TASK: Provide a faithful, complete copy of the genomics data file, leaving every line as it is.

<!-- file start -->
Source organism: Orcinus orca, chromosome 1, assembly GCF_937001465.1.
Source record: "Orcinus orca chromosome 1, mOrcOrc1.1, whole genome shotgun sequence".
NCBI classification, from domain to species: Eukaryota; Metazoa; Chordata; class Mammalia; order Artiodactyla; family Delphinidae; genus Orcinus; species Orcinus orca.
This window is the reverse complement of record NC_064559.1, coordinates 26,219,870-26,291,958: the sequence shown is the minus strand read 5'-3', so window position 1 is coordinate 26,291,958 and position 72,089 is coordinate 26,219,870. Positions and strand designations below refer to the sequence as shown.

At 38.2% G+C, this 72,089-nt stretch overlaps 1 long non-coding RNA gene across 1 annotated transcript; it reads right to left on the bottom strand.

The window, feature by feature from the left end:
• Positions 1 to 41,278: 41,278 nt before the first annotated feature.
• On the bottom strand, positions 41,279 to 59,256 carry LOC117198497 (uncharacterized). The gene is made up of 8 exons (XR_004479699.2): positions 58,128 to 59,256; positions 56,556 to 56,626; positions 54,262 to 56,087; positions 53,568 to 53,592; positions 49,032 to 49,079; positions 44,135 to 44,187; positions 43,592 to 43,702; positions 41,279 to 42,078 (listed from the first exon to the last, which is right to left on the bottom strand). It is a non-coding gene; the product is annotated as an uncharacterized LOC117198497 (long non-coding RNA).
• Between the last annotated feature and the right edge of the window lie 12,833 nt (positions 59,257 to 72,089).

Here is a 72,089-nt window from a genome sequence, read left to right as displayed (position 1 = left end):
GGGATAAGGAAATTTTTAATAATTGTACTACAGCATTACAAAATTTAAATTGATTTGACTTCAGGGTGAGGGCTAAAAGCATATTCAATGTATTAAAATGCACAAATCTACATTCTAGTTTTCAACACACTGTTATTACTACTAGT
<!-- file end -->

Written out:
Source organism: Orcinus orca, chromosome 1, assembly GCF_937001465.1.
Source record: "Orcinus orca chromosome 1, mOrcOrc1.1, whole genome shotgun sequence".
NCBI classification, from domain to species: Eukaryota; Metazoa; Chordata; class Mammalia; order Artiodactyla; family Delphinidae; genus Orcinus; species Orcinus orca.
This window is the reverse complement of record NC_064559.1, coordinates 26,219,870-26,291,958: the sequence shown is the minus strand read 5'-3', so window position 1 is coordinate 26,291,958 and position 72,089 is coordinate 26,219,870. Positions and strand designations below refer to the sequence as shown.

At 38.2% G+C, this 72,089-nt stretch overlaps 1 long non-coding RNA gene across 1 annotated transcript; it reads right to left on the bottom strand.

The window, feature by feature from the left end:
• Positions 1 to 41,278: 41,278 nt before the first annotated feature.
• On the bottom strand, positions 41,279 to 59,256 carry LOC117198497 (uncharacterized). The gene is made up of 8 exons (XR_004479699.2): positions 58,128 to 59,256; positions 56,556 to 56,626; positions 54,262 to 56,087; positions 53,568 to 53,592; positions 49,032 to 49,079; positions 44,135 to 44,187; positions 43,592 to 43,702; positions 41,279 to 42,078 (listed from the first exon to the last, which is right to left on the bottom strand). It is a non-coding gene; the product is annotated as an uncharacterized LOC117198497 (long non-coding RNA).
• Between the last annotated feature and the right edge of the window lie 12,833 nt (positions 59,257 to 72,089).

Here is a 72,089-nt window from a genome sequence, read left to right as displayed (position 1 = left end):
GGGATAAGGAAATTTTTAATAATTGTACTACAGCATTACAAAATTTAAATTGATTTGACTTCAGGGTGAGGGCTAAAAGCATATTCAATGTATTAAAATGCACAAATCTACATTCTAGTTTTCAACACACTGTTATTACTACTAGT